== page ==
Physicians' perceptions of laboratory costs in the intensive care unit. Hamilton Regional Critical Care Group.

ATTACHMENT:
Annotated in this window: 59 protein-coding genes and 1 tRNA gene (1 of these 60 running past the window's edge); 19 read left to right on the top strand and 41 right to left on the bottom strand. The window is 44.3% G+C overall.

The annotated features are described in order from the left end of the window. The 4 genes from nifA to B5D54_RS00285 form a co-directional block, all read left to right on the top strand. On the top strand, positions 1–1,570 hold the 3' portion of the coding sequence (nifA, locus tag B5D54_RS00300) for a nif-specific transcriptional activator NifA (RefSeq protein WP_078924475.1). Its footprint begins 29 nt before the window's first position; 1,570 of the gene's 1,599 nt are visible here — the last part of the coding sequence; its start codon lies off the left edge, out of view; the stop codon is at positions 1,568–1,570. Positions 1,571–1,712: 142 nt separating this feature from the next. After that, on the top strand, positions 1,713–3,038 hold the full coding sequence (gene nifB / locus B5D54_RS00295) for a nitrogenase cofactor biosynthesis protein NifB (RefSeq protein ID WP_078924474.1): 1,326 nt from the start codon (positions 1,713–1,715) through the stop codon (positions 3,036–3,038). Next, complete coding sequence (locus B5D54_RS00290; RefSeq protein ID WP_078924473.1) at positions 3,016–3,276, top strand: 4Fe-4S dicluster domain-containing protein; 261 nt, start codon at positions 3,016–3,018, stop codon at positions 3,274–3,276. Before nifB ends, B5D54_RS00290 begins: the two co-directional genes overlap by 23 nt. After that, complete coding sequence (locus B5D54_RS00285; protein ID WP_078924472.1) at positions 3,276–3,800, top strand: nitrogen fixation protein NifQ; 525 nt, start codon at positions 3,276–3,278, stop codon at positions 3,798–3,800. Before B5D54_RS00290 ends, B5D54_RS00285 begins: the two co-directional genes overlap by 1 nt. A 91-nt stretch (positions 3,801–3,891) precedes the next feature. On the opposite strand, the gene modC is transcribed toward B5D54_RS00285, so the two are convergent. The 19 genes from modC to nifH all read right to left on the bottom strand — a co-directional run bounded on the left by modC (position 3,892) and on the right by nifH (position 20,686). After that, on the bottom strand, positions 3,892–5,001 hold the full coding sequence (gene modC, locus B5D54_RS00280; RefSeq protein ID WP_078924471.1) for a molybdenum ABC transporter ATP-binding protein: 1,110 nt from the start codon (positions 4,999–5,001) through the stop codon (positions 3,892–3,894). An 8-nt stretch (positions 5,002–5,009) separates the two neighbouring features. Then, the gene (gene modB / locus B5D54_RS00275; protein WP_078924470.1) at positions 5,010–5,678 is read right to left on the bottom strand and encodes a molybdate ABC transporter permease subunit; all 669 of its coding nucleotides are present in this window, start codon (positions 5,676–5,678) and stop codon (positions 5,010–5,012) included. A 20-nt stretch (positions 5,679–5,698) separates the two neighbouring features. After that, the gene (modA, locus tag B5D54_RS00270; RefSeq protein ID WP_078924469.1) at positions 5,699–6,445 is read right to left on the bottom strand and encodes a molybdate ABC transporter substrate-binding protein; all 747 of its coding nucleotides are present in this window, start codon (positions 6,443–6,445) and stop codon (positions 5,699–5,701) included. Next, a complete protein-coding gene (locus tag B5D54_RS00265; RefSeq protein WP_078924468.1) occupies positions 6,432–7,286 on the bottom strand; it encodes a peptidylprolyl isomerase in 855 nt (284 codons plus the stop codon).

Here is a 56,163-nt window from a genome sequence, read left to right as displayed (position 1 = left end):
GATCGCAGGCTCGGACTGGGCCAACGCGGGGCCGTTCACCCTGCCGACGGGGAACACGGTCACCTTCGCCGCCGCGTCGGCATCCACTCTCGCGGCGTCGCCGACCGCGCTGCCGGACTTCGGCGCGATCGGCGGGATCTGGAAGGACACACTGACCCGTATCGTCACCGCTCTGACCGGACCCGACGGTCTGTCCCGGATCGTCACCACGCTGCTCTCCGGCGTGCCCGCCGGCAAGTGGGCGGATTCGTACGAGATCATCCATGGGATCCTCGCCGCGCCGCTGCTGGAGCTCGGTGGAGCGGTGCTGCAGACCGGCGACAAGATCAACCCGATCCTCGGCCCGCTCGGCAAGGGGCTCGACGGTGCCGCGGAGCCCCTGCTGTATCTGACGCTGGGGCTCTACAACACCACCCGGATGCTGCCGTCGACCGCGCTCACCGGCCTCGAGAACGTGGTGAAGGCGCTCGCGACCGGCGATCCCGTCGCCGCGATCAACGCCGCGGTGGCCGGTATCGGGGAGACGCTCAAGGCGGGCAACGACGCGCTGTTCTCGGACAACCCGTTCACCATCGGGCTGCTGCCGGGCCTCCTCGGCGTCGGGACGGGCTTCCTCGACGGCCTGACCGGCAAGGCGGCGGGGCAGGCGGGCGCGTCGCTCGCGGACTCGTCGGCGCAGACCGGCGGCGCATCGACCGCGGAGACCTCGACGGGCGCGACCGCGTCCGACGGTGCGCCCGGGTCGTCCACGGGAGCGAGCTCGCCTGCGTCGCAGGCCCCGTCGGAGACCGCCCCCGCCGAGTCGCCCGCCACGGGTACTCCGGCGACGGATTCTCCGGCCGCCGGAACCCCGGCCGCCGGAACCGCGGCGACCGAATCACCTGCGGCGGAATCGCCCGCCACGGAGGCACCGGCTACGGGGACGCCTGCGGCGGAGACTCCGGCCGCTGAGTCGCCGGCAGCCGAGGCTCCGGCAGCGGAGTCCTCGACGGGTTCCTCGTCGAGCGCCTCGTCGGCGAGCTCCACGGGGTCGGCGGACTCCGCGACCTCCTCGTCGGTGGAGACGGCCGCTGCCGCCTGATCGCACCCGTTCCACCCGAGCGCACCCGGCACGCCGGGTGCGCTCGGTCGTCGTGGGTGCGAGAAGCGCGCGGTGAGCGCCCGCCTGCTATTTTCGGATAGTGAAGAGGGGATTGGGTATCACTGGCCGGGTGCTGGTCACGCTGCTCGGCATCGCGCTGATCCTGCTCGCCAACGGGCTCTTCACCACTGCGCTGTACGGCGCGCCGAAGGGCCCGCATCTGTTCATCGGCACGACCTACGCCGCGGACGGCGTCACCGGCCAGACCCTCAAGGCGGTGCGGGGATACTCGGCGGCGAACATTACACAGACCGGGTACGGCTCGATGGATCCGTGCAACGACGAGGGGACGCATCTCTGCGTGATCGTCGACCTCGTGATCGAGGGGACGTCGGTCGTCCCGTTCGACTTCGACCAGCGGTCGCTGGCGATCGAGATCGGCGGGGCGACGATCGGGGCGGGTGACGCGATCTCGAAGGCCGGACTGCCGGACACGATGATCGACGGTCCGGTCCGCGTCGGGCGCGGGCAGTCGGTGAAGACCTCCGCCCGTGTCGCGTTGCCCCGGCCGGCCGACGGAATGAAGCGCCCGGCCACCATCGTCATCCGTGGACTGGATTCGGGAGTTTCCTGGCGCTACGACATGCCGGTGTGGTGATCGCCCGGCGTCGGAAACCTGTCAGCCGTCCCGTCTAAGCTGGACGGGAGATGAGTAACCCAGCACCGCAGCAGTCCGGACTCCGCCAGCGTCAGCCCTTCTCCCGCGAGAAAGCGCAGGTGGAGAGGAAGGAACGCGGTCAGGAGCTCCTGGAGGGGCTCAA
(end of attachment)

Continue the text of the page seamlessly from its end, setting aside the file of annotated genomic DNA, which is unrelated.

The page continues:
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Our objective was to determine the extent to which Intensive Care Unit (ICU) physicians are aware of charges for commonly used blood tests. We also wished to ascertain ICU physicians' perception of their motivation for, and appropriateness of, test ordering. Attending physicians and Internal Medicine residents in four university-affiliated ICUs in Hamilton were surveyed using a self-administered questionnaire. The response rate for the questionnaire was 91%. Physicians varied widely in their estimates of charges for ten laboratory tests. On average, residents tended to underestimate charges, while attending physicians sometimes underestimated, and sometimes overestimated. When all ten tests were considered, the mean estimates of the housestaff were lower than the ICU attending physicians (p < 0.001). Overall, attending estimates were 29.5% higher. Over 85% of physicians felt that too many blood tests were being performed. Physicians perceived that they pay insufficient attention to the risk of anemia and to issue of cost. Their feeling that test ordering in the ICU is excessive suggests that they may be open to modifying their practice. Given the large proportion of hospital resources allocated to the intensive care unit, interventions to decrease test ordering are warranted.
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